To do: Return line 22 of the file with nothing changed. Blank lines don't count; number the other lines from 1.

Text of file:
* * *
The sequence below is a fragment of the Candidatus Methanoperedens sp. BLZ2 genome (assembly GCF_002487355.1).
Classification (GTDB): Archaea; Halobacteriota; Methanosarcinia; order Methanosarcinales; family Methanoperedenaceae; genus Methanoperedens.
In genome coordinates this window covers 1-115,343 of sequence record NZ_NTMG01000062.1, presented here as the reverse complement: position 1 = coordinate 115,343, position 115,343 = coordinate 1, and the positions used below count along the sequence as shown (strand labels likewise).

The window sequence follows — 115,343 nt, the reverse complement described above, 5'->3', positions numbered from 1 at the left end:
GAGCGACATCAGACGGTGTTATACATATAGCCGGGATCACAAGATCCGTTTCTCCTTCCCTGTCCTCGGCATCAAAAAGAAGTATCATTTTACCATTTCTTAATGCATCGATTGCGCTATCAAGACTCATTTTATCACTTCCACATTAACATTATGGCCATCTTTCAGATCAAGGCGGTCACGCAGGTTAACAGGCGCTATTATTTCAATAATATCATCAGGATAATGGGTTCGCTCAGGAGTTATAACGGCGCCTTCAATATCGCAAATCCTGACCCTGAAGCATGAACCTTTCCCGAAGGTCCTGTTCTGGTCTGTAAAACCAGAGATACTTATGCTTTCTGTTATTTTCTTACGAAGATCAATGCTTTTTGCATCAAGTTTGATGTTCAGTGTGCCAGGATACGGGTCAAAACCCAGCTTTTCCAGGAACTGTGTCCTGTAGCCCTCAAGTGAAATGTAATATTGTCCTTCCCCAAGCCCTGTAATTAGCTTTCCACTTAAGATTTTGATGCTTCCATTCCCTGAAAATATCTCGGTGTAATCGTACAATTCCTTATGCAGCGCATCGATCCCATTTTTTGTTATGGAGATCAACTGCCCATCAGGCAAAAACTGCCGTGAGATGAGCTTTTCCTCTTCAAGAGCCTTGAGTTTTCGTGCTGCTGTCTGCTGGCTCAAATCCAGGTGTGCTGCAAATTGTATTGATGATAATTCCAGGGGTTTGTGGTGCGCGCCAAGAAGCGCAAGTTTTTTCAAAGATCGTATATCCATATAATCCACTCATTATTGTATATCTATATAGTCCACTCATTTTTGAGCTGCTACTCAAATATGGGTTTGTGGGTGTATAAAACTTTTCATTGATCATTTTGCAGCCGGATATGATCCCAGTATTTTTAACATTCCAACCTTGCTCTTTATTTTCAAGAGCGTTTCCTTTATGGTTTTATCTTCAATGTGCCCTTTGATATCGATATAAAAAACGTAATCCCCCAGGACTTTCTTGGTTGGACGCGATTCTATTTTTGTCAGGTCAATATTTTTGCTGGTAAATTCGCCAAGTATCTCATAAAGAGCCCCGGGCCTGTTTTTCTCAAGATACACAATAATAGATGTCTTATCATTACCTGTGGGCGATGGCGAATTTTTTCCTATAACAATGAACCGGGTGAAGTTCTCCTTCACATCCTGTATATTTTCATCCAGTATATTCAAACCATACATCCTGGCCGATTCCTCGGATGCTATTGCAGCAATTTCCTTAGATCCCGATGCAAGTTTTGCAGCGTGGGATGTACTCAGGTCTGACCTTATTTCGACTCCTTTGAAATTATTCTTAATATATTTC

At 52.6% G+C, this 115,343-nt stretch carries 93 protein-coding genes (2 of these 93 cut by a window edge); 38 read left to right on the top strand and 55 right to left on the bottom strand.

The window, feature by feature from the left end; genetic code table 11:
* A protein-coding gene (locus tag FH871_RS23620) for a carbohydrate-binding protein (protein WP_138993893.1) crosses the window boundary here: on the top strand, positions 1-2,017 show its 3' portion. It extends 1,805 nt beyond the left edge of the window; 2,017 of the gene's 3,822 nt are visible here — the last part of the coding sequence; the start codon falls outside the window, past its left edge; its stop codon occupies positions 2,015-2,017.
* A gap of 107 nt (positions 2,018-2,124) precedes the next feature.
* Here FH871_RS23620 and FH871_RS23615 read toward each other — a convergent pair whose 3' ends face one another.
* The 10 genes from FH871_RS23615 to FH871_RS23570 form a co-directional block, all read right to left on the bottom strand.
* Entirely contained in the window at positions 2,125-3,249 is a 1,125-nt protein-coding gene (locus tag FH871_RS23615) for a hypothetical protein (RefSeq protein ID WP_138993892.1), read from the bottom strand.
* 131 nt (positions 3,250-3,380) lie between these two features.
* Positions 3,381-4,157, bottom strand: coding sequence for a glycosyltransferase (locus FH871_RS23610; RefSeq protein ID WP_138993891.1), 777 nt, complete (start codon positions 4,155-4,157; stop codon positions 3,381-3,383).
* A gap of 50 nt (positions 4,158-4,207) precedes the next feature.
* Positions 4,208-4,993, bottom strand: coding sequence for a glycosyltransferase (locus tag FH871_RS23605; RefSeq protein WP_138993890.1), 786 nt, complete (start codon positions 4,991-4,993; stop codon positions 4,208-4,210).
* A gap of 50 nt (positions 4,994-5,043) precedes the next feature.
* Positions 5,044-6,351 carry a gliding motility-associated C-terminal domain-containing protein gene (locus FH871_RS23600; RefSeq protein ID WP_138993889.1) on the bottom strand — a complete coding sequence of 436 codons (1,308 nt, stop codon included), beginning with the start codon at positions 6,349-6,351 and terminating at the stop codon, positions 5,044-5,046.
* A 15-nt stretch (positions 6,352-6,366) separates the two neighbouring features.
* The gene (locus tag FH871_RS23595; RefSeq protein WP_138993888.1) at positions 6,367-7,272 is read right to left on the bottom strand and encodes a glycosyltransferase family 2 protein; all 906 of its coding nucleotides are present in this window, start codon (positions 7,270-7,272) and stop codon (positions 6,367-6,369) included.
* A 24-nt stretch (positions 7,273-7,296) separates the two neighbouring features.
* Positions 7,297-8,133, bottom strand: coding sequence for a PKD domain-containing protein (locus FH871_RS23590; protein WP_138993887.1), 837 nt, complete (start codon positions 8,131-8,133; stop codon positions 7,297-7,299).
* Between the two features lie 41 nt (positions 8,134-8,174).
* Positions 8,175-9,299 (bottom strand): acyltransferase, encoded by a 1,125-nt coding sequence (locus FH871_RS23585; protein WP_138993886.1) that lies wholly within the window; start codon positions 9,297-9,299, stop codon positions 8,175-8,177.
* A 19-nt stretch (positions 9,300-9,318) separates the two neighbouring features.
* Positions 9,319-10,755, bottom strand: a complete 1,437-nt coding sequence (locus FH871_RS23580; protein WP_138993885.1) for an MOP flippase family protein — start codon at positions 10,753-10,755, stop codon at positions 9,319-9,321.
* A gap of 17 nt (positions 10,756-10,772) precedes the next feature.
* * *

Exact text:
* Positions 7,297-8,133, bottom strand: coding sequence for a PKD domain-containing protein (locus FH871_RS23590; protein WP_138993887.1), 837 nt, complete (start codon positions 8,131-8,133; stop codon positions 7,297-7,299).